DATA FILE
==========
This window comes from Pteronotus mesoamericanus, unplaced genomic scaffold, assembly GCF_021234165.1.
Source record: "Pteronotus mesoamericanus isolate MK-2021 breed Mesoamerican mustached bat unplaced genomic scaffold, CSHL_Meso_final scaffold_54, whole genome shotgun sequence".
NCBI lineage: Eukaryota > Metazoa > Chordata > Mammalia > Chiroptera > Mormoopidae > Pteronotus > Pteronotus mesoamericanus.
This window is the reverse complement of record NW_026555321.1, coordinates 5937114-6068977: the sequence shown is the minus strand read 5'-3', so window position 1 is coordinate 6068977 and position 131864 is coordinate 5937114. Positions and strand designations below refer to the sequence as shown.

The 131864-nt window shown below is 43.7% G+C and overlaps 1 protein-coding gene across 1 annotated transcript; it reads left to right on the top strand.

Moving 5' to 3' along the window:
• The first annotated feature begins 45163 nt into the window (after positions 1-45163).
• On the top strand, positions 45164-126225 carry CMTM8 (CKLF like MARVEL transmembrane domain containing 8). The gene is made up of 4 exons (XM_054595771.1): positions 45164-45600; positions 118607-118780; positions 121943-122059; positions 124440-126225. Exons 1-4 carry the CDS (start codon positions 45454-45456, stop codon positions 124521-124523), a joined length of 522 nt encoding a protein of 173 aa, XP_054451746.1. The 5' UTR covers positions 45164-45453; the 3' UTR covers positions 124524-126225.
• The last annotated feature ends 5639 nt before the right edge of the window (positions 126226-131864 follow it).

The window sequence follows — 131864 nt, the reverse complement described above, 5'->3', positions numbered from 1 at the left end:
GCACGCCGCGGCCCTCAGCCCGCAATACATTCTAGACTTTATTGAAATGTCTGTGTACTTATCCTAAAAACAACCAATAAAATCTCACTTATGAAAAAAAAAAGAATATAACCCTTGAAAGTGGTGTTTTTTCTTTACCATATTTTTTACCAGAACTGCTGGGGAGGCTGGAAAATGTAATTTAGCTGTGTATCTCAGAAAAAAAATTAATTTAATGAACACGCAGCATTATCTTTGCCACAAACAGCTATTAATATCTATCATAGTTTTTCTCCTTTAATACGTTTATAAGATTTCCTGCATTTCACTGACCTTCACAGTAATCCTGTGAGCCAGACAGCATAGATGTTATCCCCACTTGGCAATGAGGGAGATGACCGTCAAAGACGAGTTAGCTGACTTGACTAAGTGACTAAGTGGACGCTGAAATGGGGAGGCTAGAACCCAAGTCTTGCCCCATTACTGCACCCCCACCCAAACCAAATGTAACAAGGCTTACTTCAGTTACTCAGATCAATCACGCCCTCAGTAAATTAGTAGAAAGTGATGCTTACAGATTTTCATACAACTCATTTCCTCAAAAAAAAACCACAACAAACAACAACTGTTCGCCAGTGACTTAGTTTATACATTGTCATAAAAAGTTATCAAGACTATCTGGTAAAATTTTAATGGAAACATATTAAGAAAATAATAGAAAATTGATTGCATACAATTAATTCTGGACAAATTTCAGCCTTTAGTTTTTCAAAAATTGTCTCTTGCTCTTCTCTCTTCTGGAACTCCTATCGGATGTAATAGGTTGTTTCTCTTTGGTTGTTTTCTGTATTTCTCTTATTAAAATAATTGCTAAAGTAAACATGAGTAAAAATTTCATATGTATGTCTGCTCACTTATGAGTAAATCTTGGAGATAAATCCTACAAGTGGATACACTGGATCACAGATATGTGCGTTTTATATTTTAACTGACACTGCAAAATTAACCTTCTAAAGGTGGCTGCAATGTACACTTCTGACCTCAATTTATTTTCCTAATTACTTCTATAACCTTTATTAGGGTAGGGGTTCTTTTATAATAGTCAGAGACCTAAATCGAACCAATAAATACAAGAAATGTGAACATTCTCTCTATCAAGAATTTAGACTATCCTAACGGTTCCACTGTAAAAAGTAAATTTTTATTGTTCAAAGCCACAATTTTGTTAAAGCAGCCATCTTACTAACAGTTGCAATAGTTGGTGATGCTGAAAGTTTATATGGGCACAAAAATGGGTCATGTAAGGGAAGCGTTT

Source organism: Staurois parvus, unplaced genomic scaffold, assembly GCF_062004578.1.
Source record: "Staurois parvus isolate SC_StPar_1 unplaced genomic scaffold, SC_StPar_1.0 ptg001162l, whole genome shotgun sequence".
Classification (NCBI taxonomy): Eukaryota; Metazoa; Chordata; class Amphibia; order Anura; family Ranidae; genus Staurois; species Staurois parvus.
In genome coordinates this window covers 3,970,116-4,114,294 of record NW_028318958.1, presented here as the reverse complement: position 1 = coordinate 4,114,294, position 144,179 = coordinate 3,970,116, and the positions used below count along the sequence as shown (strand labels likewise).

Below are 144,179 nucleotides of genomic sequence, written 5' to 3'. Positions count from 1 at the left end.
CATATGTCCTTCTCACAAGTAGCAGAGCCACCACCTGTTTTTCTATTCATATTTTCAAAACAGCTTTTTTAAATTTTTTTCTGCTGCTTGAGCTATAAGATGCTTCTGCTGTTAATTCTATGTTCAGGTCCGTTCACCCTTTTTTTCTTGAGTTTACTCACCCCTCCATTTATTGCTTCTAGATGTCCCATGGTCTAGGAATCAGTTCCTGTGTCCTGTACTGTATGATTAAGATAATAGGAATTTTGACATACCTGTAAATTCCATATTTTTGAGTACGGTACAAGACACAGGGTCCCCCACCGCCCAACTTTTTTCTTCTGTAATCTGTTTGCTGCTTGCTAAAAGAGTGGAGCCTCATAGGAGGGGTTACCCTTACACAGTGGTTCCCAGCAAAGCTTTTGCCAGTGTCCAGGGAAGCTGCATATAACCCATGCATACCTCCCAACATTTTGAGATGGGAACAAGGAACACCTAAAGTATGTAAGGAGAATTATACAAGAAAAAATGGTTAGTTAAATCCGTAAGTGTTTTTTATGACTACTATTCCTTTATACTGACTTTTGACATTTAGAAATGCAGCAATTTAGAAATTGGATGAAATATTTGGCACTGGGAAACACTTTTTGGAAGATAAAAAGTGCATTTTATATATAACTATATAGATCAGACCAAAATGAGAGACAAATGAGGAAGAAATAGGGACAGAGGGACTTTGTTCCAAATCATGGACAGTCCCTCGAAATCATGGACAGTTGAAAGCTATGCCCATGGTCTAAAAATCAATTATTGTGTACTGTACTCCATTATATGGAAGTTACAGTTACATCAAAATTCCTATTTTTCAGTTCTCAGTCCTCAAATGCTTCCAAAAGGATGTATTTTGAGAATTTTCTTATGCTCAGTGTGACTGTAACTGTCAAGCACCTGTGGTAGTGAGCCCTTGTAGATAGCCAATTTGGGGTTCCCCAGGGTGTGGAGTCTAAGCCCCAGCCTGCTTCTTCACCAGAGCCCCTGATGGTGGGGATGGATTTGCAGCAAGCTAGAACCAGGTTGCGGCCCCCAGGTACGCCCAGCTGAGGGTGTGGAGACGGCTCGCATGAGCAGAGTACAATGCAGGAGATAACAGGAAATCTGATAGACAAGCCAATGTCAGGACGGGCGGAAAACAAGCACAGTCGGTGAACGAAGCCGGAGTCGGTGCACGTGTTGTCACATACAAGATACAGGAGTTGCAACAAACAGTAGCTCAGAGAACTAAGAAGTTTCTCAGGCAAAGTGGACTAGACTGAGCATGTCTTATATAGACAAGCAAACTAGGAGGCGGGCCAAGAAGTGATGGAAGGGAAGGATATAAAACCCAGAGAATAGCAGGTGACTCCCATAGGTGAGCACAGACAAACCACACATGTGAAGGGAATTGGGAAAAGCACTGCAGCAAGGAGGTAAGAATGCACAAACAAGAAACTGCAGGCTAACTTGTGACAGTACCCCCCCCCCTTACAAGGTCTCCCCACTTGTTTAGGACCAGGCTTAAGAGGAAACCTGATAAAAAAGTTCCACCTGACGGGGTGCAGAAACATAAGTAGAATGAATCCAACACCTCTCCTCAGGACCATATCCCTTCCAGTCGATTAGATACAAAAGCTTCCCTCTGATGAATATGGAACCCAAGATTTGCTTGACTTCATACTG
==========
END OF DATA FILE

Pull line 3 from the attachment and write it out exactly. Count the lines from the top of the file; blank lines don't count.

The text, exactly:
NCBI lineage: Eukaryota > Metazoa > Chordata > Mammalia > Chiroptera > Mormoopidae > Pteronotus > Pteronotus mesoamericanus.